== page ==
In the waters of the Eastern Pacific, strong westerly winds have pushed a massive amount of warm water against the coasts of the Americas, resulting in one of the strongest El Niño events ever observed. Not only does El Niño impact atmospheric patterns, changing storm tracks and suppressing Atlantic hurricane frequency, it also typically resulting in an increase in coastal “nuisance” flooding at high tide along the U.S. West Coast and mid-Atlantic coasts. Nuisance flooding is expensive, causing frequent road closures, overwhelmed storm water systems, and damage to infrastructure. According to a September 9 press release from NOAA
, some cities along the mid-Atlantic coast can expect record amounts of “nuisance” flooding at high tide during the coming winter—at Sandy Hook, NJ, Lewes DE, Washington D.C. and Norfolk, VA.Figure 1.
Nuisance street flooding in Norfolk, Virginia on October 9, 2013, during passage of a front at high tide. In the background: on the right side is a church built in 1902 and now for sale largely due to frequent flooding, and in the middle behind the trees is the Chrysler Museum of Art that just completed renovation that include improvements to reduce the potential damage from flooding. Image credit: Tal Ezer, Old Dominion University.How El Niño events cause more coastal flooding
Along the U.S. West Coast, El Niño wind patterns drive ocean currents
that pile up water along the coast, raising sea level for many months. Recent satellite data
show that ocean levels are elevated by 7 - 18 cm (3 - 7”) along the coast of North America, from California to Mexico. Along the mid‐Atlantic coast, atmospheric patterns during El Niño typically favor
more and stronger winter storms along the coast that drive a higher frequency of storm surges. Both conditions have historically led to flooding during periods of seasonally high tides in the non-summer months. Along the U.S. West Coast, the nuisance flooding resulting from the El Niño-driven boost to the base water level is not a big deal during high tide--if it's a nice sunny day. However, the higher base sea level means that if a whopper storm does hit the coast during El Niño, the resulting storm surge could potentially do a lot more damage. Along the mid‐Atlantic coast, the storm surges from El Niño-related extratropical storms will not be riding up on top of an elevated base sea level like occurs on the West Coast.Figure 2.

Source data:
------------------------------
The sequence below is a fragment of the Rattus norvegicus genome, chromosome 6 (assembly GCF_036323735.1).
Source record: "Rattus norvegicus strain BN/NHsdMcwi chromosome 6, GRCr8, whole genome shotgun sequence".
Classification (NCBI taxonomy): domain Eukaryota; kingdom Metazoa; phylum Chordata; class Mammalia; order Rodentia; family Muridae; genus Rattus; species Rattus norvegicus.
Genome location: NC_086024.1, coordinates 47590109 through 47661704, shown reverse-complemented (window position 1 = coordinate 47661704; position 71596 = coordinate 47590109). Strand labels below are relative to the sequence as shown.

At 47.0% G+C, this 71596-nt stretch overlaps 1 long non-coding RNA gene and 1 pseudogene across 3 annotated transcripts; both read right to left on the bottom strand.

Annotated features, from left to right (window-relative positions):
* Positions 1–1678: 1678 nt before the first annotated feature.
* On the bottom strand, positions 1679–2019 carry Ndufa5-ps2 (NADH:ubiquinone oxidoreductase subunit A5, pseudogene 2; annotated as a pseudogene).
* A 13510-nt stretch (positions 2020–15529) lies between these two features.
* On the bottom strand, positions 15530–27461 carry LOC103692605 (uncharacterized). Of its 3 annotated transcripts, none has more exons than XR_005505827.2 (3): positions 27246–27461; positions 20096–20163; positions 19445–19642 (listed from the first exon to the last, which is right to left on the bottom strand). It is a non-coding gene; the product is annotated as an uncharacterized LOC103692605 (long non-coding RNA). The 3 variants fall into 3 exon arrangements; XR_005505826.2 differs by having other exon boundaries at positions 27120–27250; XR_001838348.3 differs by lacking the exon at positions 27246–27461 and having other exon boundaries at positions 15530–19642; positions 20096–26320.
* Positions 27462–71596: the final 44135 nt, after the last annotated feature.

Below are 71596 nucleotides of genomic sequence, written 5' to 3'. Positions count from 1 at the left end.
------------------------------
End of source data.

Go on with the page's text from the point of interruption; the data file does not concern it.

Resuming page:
Street flooding in Norfolk, Virginia has increased dramatically in recent years, largely due to global-warming induced sea level rise. However, part of the steep increase in Norfolk's flooding events may be due to a slowdown of the Atlantic Meridional Overturning Circulation (AMOC) and its upper branch, the Gulf Stream. See the 2013 paper Ezer et al.
, Gulf Stream's induced sea level rise and variability along the U.S. mid-Atlantic coast
. The top years for flooding in Norfolk, 1998 and 2009, both featured El Niño events, and a series of significant coastal storms (twin major Nor'easters in 1998, and the Veteran's Day Nor'easter of 2009.) Norfolk experienced eight nuisance flood days during the 2014 meteorological year (May 2014 through April 2015), and the new NOAA report predicts that the city may experience 18 days in meteorological year 2015 (May 2015 - April 2016), due to El Niño—125 percent above average. Image credit: Larry Atkinson.
“We know that nuisance flooding is happening more often because of rising sea levels, but it is important to recognize that weather and ocean patterns brought on by El Niño can compound this trend,” said co-author of the report, William Sweet. “By using the historic data that NOAA has collected from tide gauges for more than 50 years, we can better understand and anticipate how the weather patterns may affect nuisance flooding in these communities.”LinksAP news story on the report
by Seth BorensteinSea Level Rise Making Floods Routine for Coastal Cities
, October 2014 story from Climate Central
Today (September 9) is the 50th anniversary of Category 3 Hurricane Betsy hitting Louisiana. Storm Surge expert Hal Needham has a blog post
analyzing Betsy's storm surge.
Wunderblogger Steve Gregory has a new Wednesday afternoon post, California Heat Wave While Much Cooler Temps overspread the East